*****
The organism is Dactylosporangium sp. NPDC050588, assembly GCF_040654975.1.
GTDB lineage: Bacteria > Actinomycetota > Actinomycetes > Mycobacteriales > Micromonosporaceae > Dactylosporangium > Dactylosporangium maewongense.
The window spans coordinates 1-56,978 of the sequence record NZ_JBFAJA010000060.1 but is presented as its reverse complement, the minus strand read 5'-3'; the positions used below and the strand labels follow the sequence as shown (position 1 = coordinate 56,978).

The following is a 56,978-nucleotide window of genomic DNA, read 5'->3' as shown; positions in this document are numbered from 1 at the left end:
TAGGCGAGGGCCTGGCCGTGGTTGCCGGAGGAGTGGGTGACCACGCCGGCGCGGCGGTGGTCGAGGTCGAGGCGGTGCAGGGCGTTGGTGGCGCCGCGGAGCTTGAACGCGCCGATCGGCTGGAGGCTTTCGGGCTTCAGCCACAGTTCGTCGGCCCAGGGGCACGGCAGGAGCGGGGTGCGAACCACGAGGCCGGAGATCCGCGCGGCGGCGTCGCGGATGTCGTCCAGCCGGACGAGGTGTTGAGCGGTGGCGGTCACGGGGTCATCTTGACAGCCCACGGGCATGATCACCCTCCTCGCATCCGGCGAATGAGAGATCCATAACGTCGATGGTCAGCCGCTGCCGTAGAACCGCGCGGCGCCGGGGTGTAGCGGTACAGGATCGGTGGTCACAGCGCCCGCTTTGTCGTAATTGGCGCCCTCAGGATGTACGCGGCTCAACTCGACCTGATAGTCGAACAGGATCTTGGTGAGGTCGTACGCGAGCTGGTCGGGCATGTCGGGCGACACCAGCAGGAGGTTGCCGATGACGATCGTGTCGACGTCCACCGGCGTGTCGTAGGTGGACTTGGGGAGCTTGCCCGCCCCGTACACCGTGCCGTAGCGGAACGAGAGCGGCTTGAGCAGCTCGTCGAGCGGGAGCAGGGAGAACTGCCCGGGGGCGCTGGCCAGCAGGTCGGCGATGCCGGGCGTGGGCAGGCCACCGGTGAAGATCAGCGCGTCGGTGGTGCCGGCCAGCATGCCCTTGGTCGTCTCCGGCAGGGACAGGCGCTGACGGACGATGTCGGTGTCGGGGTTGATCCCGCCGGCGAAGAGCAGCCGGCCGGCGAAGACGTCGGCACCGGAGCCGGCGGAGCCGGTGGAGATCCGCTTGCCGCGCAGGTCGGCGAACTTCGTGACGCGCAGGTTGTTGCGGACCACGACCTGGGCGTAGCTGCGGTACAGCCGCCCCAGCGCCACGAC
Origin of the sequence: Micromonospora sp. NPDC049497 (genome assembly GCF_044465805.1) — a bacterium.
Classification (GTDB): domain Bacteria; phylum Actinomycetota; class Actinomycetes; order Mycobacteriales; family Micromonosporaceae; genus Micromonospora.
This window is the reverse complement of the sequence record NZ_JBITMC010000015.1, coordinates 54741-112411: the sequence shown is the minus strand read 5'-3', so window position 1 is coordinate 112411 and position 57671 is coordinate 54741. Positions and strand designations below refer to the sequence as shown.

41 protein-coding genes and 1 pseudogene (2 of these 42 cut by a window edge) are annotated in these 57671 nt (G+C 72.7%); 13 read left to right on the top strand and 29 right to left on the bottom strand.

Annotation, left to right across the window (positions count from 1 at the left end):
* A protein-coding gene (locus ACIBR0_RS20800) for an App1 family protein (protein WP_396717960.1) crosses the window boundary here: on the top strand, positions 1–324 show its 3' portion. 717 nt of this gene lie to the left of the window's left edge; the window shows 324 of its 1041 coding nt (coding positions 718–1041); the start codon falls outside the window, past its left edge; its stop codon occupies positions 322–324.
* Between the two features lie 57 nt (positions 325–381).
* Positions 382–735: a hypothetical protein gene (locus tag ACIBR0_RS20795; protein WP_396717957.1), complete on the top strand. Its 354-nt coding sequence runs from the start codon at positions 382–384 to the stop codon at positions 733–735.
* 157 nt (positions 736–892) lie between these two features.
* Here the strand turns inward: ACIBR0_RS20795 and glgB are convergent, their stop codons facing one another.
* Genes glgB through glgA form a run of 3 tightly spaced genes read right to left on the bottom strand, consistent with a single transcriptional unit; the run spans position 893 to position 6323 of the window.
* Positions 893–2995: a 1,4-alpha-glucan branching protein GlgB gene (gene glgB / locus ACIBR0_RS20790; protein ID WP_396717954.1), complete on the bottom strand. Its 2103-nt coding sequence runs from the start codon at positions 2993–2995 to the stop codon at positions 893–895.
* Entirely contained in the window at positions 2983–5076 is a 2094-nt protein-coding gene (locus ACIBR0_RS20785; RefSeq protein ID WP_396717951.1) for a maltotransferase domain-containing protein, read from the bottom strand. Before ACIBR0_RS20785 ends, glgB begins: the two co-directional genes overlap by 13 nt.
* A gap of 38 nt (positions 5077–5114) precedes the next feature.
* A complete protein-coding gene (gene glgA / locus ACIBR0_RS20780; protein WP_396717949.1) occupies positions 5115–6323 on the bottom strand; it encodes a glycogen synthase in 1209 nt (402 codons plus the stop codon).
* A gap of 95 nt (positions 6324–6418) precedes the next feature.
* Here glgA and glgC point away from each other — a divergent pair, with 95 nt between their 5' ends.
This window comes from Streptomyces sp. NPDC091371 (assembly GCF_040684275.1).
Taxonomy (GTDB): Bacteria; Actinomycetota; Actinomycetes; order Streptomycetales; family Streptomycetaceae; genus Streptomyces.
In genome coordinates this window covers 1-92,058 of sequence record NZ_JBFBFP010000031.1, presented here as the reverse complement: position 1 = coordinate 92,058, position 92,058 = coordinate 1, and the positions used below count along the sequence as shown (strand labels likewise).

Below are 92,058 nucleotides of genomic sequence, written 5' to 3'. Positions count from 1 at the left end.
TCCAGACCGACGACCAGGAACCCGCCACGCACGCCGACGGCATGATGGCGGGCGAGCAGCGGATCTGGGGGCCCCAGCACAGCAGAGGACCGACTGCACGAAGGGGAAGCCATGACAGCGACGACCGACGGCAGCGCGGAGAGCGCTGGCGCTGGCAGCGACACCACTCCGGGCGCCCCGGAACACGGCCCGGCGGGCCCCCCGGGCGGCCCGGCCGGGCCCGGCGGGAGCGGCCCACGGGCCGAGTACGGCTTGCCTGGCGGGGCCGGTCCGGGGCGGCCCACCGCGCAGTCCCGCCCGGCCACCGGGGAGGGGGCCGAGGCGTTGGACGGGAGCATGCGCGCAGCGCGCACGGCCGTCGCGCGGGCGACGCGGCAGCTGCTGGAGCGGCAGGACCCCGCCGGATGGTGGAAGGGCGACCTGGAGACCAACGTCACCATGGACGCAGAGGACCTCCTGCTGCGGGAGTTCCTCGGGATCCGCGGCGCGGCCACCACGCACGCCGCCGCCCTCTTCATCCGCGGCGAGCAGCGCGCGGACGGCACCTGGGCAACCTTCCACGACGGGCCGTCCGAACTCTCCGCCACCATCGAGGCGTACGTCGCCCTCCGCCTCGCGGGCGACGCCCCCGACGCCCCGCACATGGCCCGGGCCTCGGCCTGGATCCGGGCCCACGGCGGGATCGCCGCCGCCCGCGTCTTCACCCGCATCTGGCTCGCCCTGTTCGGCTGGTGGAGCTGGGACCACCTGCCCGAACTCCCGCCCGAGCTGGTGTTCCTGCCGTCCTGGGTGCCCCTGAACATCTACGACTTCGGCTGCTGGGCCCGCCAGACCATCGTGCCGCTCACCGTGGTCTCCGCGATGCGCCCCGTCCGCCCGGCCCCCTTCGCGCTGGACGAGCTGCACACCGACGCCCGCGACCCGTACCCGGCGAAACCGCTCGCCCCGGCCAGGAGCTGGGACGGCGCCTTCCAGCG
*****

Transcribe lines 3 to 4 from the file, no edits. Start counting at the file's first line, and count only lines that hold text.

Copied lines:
The window spans coordinates 1-56,978 of the sequence record NZ_JBFAJA010000060.1 but is presented as its reverse complement, the minus strand read 5'-3'; the positions used below and the strand labels follow the sequence as shown (position 1 = coordinate 56,978).

The following is a 56,978-nucleotide window of genomic DNA, read 5'->3' as shown; positions in this document are numbered from 1 at the left end: